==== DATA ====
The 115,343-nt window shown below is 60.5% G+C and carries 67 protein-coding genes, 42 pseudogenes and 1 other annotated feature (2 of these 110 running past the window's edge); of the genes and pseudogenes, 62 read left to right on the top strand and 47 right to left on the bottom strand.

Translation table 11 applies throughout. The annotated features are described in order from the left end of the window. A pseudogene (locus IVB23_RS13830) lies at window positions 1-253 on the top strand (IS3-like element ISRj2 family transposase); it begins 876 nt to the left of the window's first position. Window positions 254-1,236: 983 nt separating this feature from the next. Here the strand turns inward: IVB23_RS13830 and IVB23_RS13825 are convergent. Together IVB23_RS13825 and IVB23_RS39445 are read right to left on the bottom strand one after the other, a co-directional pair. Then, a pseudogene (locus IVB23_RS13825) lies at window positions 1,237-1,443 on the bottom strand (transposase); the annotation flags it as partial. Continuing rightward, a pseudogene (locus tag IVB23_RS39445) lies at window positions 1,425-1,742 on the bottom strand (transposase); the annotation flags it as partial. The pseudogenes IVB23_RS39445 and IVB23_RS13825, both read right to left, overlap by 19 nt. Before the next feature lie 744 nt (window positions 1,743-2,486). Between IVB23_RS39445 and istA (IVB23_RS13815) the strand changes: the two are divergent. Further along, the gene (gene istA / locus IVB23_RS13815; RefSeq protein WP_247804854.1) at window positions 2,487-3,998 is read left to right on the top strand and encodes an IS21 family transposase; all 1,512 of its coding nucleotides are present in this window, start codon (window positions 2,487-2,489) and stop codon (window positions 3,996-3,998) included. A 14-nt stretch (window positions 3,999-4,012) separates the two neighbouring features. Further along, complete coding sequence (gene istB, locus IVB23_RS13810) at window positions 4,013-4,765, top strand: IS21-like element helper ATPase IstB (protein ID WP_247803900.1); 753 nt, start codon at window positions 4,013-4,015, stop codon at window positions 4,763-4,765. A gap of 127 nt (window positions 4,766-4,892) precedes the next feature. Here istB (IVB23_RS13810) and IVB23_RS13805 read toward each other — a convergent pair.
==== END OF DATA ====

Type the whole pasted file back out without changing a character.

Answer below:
The 115,343-nt window shown below is 60.5% G+C and carries 67 protein-coding genes, 42 pseudogenes and 1 other annotated feature (2 of these 110 running past the window's edge); of the genes and pseudogenes, 62 read left to right on the top strand and 47 right to left on the bottom strand.

Translation table 11 applies throughout. The annotated features are described in order from the left end of the window. A pseudogene (locus IVB23_RS13830) lies at window positions 1-253 on the top strand (IS3-like element ISRj2 family transposase); it begins 876 nt to the left of the window's first position. Window positions 254-1,236: 983 nt separating this feature from the next. Here the strand turns inward: IVB23_RS13830 and IVB23_RS13825 are convergent. Together IVB23_RS13825 and IVB23_RS39445 are read right to left on the bottom strand one after the other, a co-directional pair. Then, a pseudogene (locus IVB23_RS13825) lies at window positions 1,237-1,443 on the bottom strand (transposase); the annotation flags it as partial. Continuing rightward, a pseudogene (locus tag IVB23_RS39445) lies at window positions 1,425-1,742 on the bottom strand (transposase); the annotation flags it as partial. The pseudogenes IVB23_RS39445 and IVB23_RS13825, both read right to left, overlap by 19 nt. Before the next feature lie 744 nt (window positions 1,743-2,486). Between IVB23_RS39445 and istA (IVB23_RS13815) the strand changes: the two are divergent. Further along, the gene (gene istA / locus IVB23_RS13815; RefSeq protein WP_247804854.1) at window positions 2,487-3,998 is read left to right on the top strand and encodes an IS21 family transposase; all 1,512 of its coding nucleotides are present in this window, start codon (window positions 2,487-2,489) and stop codon (window positions 3,996-3,998) included. A 14-nt stretch (window positions 3,999-4,012) separates the two neighbouring features. Further along, complete coding sequence (gene istB, locus IVB23_RS13810) at window positions 4,013-4,765, top strand: IS21-like element helper ATPase IstB (protein ID WP_247803900.1); 753 nt, start codon at window positions 4,013-4,015, stop codon at window positions 4,763-4,765. A gap of 127 nt (window positions 4,766-4,892) precedes the next feature. Here istB (IVB23_RS13810) and IVB23_RS13805 read toward each other — a convergent pair.